If you thought Burt’s vehicular occupation related purely to American muscle cars, you need to see 1974’s The Longest Yard. The premise of the film sees a disgraced American footballer wind up behind bars for stealing his lover’s Citroën SM. The car chase mayhem features J-turns and carnage before the SM takes a plunge into the sea. Reynolds nailed piloting the Citroën with such skill that he looks like he is a professional stunt driver.

Deliverance

Deliverance was Reynolds’ breakthrough role, and while the film makes for uncomfortable watching, there is at least some car action. Driving a 1970 International Harvester Scout, Burt Reynolds and Jon Voigt traverse through the dense swamplands of the Deep South. The automotive scenes are not back projected, the driving is real and you feel as though you are in the cabin with them. Apparently, the Scout driven in the movie is the very vehicle Reynolds used to travel back and forth from local airport to the Chattoga river during filming. It was reportedly left at the airport and never seen again.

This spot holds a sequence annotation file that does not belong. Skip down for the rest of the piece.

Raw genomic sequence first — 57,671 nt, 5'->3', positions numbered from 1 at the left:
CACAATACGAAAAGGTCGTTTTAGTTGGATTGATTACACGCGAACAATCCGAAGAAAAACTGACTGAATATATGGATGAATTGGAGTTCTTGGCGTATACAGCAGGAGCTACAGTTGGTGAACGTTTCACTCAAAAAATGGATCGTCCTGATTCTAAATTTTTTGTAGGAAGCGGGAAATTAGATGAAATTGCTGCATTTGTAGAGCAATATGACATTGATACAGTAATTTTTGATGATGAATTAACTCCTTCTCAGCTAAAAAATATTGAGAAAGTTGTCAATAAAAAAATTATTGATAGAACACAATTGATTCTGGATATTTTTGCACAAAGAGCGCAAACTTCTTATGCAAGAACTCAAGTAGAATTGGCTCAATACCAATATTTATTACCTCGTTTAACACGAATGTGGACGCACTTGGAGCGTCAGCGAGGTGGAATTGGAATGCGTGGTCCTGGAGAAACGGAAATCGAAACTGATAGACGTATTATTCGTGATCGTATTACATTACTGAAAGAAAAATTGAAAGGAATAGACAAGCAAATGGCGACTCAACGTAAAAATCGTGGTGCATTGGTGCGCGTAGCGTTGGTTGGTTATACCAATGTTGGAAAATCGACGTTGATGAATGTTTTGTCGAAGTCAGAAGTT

White Lightning

Based around an ex-con teaming up with federal agents to assist breaking up a moonshine ring, White Lightning packed in more car action than had ever previously made it to the big screen. Reynolds’ car was a 1971 Ford LTD Galaxie 500. The vehicle is like a main character in the motion picture, climaxing with a chase sequence that ends with Reynolds’ car sailing from a river bank onto a barge.

The Cannonball Run

We don’t have to tell you much about this one. This movie is about a cross-country car race with Reynolds earning $5 million for four weeks work; this made him the best paid actor in the business. It’s difficult to pick Reynolds’ best moment in the film but when trying to figure out which car to take on the Cannonball rally, he quips: “We could get a black Trans Am,” before answering his own question with “Nah. That’s been done.”

Media post: Are You Upside Down?